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May 20, 1893


JAMA. 1893;XX(20):569. doi:10.1001/jama.1893.02420470025006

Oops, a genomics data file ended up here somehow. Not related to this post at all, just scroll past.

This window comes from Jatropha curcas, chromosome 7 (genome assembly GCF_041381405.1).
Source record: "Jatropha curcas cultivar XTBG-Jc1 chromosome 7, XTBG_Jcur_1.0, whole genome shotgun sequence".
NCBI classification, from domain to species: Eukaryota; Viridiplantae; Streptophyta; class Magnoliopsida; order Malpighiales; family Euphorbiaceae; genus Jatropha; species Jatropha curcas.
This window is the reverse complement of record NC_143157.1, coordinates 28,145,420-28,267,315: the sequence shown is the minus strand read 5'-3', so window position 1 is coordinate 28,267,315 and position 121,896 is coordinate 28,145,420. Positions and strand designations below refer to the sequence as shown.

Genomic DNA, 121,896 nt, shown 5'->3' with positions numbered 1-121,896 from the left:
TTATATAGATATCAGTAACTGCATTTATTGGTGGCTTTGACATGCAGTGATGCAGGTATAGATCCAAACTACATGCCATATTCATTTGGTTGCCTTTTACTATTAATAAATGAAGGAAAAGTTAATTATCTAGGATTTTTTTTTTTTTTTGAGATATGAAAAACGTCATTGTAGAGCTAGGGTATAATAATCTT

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While we are anxiously awaiting the perfection of positive, preventive inoculations against Asiatic cholera which the experiments and demonstrations of Haffkine appear to show is not an impossibility, and until the serum therapy of Klemperer and many others is rendered readily available, epidemic cholera must be subjected to rational treatment based upon our knowledge of the disease. The recent cholera epidemic was productive of considerable literature concerning the various modes of treatment practiced. Thus the importation of Asiatic cholera to New York from Europe and the confinement of a considerable number of cases at the quarantine station on Swinburne Island, gave the physicians connected with the port of New York opportunity to study certain modes of treatment, and Dr. Frank Abbott, Jr., describes in the Medical Record for March 25, 1893, the general plan pursued at the quarantine station. It will be seen that the plan of treatment embodies in

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